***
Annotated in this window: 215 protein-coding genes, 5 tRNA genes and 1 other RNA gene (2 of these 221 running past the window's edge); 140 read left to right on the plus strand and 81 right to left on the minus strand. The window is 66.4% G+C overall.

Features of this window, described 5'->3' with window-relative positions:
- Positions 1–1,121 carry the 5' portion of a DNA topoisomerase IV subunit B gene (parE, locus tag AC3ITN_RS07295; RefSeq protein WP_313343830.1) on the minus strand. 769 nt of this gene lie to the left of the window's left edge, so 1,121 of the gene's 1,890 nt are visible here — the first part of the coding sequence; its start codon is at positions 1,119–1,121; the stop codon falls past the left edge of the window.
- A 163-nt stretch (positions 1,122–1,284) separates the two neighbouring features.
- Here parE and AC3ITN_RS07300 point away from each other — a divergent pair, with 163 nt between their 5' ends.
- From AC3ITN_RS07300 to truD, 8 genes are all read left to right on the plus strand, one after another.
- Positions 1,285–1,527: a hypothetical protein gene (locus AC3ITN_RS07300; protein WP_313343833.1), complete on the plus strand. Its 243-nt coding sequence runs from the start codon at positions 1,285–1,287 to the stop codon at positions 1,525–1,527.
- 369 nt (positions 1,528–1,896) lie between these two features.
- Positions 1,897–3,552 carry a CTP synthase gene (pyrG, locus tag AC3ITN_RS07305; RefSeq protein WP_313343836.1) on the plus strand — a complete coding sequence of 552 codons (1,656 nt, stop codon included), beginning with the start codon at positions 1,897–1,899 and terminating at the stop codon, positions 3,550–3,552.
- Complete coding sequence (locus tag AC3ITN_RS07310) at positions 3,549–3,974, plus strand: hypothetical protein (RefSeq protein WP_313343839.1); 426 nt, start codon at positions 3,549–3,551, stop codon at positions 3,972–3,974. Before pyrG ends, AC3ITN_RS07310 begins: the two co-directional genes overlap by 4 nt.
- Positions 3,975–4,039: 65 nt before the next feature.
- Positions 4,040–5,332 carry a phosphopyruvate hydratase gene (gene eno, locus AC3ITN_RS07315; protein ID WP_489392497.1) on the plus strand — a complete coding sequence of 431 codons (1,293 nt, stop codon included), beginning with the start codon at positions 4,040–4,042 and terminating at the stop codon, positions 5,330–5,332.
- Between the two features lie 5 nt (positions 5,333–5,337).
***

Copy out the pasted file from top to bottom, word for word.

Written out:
Annotated in this window: 215 protein-coding genes, 5 tRNA genes and 1 other RNA gene (2 of these 221 running past the window's edge); 140 read left to right on the plus strand and 81 right to left on the minus strand. The window is 66.4% G+C overall.

Features of this window, described 5'->3' with window-relative positions:
- Positions 1–1,121 carry the 5' portion of a DNA topoisomerase IV subunit B gene (parE, locus tag AC3ITN_RS07295; RefSeq protein WP_313343830.1) on the minus strand. 769 nt of this gene lie to the left of the window's left edge, so 1,121 of the gene's 1,890 nt are visible here — the first part of the coding sequence; its start codon is at positions 1,119–1,121; the stop codon falls past the left edge of the window.
- A 163-nt stretch (positions 1,122–1,284) separates the two neighbouring features.
- Here parE and AC3ITN_RS07300 point away from each other — a divergent pair, with 163 nt between their 5' ends.
- From AC3ITN_RS07300 to truD, 8 genes are all read left to right on the plus strand, one after another.
- Positions 1,285–1,527: a hypothetical protein gene (locus AC3ITN_RS07300; protein WP_313343833.1), complete on the plus strand. Its 243-nt coding sequence runs from the start codon at positions 1,285–1,287 to the stop codon at positions 1,525–1,527.
- 369 nt (positions 1,528–1,896) lie between these two features.
- Positions 1,897–3,552 carry a CTP synthase gene (pyrG, locus tag AC3ITN_RS07305; RefSeq protein WP_313343836.1) on the plus strand — a complete coding sequence of 552 codons (1,656 nt, stop codon included), beginning with the start codon at positions 1,897–1,899 and terminating at the stop codon, positions 3,550–3,552.
- Complete coding sequence (locus tag AC3ITN_RS07310) at positions 3,549–3,974, plus strand: hypothetical protein (RefSeq protein WP_313343839.1); 426 nt, start codon at positions 3,549–3,551, stop codon at positions 3,972–3,974. Before pyrG ends, AC3ITN_RS07310 begins: the two co-directional genes overlap by 4 nt.
- Positions 3,975–4,039: 65 nt before the next feature.
- Positions 4,040–5,332 carry a phosphopyruvate hydratase gene (gene eno, locus AC3ITN_RS07315; protein ID WP_489392497.1) on the plus strand — a complete coding sequence of 431 codons (1,293 nt, stop codon included), beginning with the start codon at positions 4,040–4,042 and terminating at the stop codon, positions 5,330–5,332.
- Between the two features lie 5 nt (positions 5,333–5,337).